Monday, January 13, 2020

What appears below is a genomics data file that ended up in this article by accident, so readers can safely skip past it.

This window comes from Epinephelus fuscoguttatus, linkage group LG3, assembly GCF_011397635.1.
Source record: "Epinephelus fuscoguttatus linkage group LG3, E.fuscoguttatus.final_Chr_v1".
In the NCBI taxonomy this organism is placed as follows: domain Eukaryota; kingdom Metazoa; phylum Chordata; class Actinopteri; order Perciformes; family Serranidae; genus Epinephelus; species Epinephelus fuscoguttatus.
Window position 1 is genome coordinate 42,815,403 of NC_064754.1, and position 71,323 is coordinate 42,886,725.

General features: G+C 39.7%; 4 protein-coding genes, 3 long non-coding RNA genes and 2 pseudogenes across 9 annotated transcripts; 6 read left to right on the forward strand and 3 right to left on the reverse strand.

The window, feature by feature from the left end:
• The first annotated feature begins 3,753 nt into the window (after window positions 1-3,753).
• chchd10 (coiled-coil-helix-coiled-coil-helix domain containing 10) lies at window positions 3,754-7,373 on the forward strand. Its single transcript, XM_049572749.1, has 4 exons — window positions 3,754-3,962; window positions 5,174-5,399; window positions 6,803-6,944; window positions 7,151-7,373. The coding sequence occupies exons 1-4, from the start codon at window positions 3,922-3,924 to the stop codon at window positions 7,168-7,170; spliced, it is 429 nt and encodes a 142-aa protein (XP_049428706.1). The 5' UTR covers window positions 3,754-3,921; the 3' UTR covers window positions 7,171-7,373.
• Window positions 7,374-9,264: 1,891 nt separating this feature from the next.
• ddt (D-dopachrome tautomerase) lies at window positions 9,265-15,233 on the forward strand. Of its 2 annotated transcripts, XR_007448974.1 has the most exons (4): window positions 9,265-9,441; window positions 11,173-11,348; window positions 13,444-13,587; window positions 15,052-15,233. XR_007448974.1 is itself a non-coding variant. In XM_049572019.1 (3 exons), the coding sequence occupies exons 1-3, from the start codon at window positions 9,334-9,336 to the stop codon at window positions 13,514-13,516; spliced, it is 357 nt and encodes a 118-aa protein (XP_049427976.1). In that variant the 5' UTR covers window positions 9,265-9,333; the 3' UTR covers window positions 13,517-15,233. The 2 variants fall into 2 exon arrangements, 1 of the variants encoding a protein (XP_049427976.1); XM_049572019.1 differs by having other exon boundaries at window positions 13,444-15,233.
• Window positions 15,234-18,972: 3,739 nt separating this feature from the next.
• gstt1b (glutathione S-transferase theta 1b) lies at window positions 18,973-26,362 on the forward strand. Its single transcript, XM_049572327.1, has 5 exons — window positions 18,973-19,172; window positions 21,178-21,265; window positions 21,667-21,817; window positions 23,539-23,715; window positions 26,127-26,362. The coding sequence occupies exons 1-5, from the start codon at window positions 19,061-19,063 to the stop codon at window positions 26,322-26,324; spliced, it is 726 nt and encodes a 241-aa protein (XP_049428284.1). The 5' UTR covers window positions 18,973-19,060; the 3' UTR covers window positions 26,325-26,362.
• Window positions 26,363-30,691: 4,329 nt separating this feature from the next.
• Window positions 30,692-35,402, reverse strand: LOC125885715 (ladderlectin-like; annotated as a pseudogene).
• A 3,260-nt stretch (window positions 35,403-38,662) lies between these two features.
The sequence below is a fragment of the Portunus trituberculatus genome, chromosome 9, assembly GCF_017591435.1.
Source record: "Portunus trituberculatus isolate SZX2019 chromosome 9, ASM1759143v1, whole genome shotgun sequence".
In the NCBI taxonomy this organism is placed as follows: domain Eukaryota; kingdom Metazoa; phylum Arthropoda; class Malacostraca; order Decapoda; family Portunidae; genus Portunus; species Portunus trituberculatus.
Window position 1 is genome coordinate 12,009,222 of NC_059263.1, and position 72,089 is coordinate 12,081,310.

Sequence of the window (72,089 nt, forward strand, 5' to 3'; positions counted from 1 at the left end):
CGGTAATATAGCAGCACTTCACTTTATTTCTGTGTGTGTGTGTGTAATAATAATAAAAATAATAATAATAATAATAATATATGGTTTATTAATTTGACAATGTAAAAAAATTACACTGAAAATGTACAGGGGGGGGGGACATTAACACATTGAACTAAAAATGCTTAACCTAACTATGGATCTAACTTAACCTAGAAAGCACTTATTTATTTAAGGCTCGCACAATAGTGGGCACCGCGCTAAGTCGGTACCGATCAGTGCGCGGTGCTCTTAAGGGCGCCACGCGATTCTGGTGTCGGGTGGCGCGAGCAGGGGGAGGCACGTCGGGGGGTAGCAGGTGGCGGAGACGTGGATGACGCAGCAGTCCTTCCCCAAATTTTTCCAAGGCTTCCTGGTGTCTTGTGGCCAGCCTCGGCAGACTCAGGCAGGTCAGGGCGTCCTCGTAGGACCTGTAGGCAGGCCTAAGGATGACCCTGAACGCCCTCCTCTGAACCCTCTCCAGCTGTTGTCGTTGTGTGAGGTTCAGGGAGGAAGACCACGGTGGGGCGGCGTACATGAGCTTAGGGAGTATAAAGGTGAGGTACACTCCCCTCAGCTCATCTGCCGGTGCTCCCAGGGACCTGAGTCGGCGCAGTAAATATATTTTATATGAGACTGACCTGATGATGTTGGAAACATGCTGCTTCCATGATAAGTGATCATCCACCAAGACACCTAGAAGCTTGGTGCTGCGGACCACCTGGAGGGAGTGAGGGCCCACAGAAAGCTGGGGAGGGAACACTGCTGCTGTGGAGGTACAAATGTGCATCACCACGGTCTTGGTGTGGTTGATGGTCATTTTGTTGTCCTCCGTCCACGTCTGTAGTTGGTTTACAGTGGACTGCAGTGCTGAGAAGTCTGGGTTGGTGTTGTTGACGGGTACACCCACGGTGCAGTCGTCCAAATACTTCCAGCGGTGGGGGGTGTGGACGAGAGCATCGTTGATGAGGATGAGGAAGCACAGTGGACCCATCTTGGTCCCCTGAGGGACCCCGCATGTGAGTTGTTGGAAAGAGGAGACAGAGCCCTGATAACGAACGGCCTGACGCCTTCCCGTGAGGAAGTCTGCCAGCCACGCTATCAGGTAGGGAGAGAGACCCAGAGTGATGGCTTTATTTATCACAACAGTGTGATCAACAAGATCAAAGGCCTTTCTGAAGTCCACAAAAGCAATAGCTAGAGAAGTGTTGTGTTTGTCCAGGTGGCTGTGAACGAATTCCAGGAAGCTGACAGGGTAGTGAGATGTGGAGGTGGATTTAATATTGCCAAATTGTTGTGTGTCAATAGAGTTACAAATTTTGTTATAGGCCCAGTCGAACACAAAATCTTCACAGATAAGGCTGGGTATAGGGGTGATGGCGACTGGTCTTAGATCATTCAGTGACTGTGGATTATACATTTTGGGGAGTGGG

Planning Human Resource Essay